"things" are all external things and affairs. It is


sible to investigate all of them at once, and no one carried

this interpretationinto practice, not even the interpreter, Chu He, himself. The other said that "things" refer to phenomena in our mind. This interpretation was more successfully carried out. There were many subtle and convincing arguments from both sides, and all of them made some greatcontributionsto the theory and what may be called the art of life. This period of the history of Chinese philosophy was almost perfectly analogous to that of the development of modernsciencein Europeanhistory, in that its productions becamemoreand moretechnical,andhad an empiricalbasis and an applied side. The only, but important, difference was that in Europethe techniquedevelopedwas for know- ing and controllingmatter, while in China that developed was for knowing and controlling mind. To the latter technique India has also made a great contribution. But while the Indian technique can be practiced only in the negation of life, the Chinese technique can be practiced only within life. Arts differaccordingto the differenceof ideals.


But these controversies are not important for the present purpose. What concerns us here is the ideals that direct the Chinese mind, not the methods of realizing them. We may, therefore, say that so far as the ideal or aim is con- cerned all types of Neo-Confucianism are the same: the ideal is to diminish the human desire in order to recover the heavenly reason, and that is all.



Such is the Chinese idea of good. In the history of man- kind Mediaval Europe under Christianity tried to find good and happiness in Heaven, while Greece tried, and Modern Europe is trying to find them on earth. St. Augustine wished to realize his "City of God," Francis Bacon his "Kingdom of Man." But China, ever since the disap- pearance of the "nature" line of her national thought, has devoted all her spiritual energy to another line, that is, to find good and happiness directly in the human mind. In other words, Mediaeval Europe under Christianity tried to know God and prayed for His help; Greece tried, and Modern Europe is trying to know nature and to conquer, to control it; but China tried to know what is within our- selves, and to find there perpetual peace. What is the use of science? The two fathers of modern European philosophy gave two answers. Descartes said that it is for certainty; Bacon said that it is for power. Let us first follow Descartes and consider science as for certainty. We see at once that if one is dealing with one's own mind, there is at first no need of certainty. Bergson says in Mind Energy that Europe discovered the scientific method, because modern European science started from matter. It is from the science of matter that Europe gets the habit of precision, of exactness, of the anxiety for proof, and of distinguishing between what is simply possible and what is certain.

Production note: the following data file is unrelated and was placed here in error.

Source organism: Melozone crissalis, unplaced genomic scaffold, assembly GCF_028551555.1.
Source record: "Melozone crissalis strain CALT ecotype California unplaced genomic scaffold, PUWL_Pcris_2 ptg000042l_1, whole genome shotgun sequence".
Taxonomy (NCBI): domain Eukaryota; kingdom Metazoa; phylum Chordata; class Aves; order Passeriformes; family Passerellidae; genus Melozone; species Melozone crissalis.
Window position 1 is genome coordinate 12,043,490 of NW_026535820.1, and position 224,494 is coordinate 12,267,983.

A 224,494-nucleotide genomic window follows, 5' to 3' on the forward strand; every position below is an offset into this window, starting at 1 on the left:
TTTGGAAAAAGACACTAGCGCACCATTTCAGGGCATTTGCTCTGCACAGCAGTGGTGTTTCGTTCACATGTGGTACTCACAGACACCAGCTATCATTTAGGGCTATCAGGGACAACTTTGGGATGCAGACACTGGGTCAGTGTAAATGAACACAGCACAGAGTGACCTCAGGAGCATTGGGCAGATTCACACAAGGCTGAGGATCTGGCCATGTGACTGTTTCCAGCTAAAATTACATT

"Thereforescience,hadit beenappliedin the firstinstanceto the things of mind, would have probablyremaineduncertainand vague, however


far it may have advanced;it would, perhaps,never have distinguished betweenwhatis simplyplausible andwhatmustbe definitelyaccepted." 52

So Chinahas not discoveredthe scientificmethod, because Chinese thought started from mind, and from one's own mind. Is it necessaryfor me when I am hungryto prove to myself with roundabout,abstract, scientificmethod that I am desiringfood? Besides, Chinese philosophersconsideredphilosophy as somethingmost serious. It is not for intellectualinforma- tion, it is for doing. Chu He, the philosopher of Neo- Confucianism, said that the sages would not tell what virtue was like; they simply asked you to practice it; as they would not tell how sugar was sweet, they simply asked you to taste it. In this sense we may say that Chi-

nese philosophersloved the certaintyof perception,not that of conception,and therefore,they would not, and did not

translatetheir concretevision into the form of science.

one word China has no science, because of all philosophies

the Chinese philosophy is the most human and the most


their clear thinking and scientific knowledge, the Chinese

philosopherwould say with MarcusAurelius:

"Thanks,too, that in spite of my ardourfor philosophy,I did not fall into the hands of a professor,or sit poringover essays or syllogisms,or becomeengrossedin scientificspeculations." 3


Whilethe philosophersof the West are proudof


"Nothing is more dishearteningthan the weary round of

spying anything,probing(as Pindarsays) 'the depthof the earth,'guess- ing and pryingat the secretsof our neighbors'souls, instead of realising that it is enoughto keepsolelyto the godwithin,andto servehimwith all








in comparison with



China is

short of clear thinking, in compensation she has more

rational happiness.

Bertrand Russell said in the Nation

62H. Bergson: Mind Energy;Translatedby H. W. Carr; New p. 102.